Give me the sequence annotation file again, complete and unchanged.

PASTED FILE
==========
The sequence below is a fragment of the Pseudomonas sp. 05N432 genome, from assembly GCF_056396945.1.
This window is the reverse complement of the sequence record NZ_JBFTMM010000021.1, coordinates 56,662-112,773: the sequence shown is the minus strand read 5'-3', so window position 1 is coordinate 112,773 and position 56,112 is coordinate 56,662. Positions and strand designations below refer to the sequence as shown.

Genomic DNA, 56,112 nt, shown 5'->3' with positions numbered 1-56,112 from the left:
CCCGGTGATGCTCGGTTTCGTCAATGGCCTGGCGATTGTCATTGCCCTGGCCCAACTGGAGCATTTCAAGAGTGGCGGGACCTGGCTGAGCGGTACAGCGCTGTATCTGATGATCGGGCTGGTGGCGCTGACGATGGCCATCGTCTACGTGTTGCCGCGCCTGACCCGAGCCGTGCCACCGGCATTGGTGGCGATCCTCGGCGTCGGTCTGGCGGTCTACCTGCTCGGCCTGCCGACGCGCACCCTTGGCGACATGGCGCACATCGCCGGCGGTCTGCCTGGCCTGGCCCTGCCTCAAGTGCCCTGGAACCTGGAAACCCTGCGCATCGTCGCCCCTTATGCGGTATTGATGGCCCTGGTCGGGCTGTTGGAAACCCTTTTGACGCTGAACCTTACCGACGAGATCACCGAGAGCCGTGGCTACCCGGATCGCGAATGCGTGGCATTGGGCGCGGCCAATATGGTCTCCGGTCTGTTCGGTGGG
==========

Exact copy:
The sequence below is a fragment of the Pseudomonas sp. 05N432 genome, from assembly GCF_056396945.1.
This window is the reverse complement of the sequence record NZ_JBFTMM010000021.1, coordinates 56,662-112,773: the sequence shown is the minus strand read 5'-3', so window position 1 is coordinate 112,773 and position 56,112 is coordinate 56,662. Positions and strand designations below refer to the sequence as shown.

Genomic DNA, 56,112 nt, shown 5'->3' with positions numbered 1-56,112 from the left:
CCCGGTGATGCTCGGTTTCGTCAATGGCCTGGCGATTGTCATTGCCCTGGCCCAACTGGAGCATTTCAAGAGTGGCGGGACCTGGCTGAGCGGTACAGCGCTGTATCTGATGATCGGGCTGGTGGCGCTGACGATGGCCATCGTCTACGTGTTGCCGCGCCTGACCCGAGCCGTGCCACCGGCATTGGTGGCGATCCTCGGCGTCGGTCTGGCGGTCTACCTGCTCGGCCTGCCGACGCGCACCCTTGGCGACATGGCGCACATCGCCGGCGGTCTGCCTGGCCTGGCCCTGCCTCAAGTGCCCTGGAACCTGGAAACCCTGCGCATCGTCGCCCCTTATGCGGTATTGATGGCCCTGGTCGGGCTGTTGGAAACCCTTTTGACGCTGAACCTTACCGACGAGATCACCGAGAGCCGTGGCTACCCGGATCGCGAATGCGTGGCATTGGGCGCGGCCAATATGGTCTCCGGTCTGTTCGGTGGG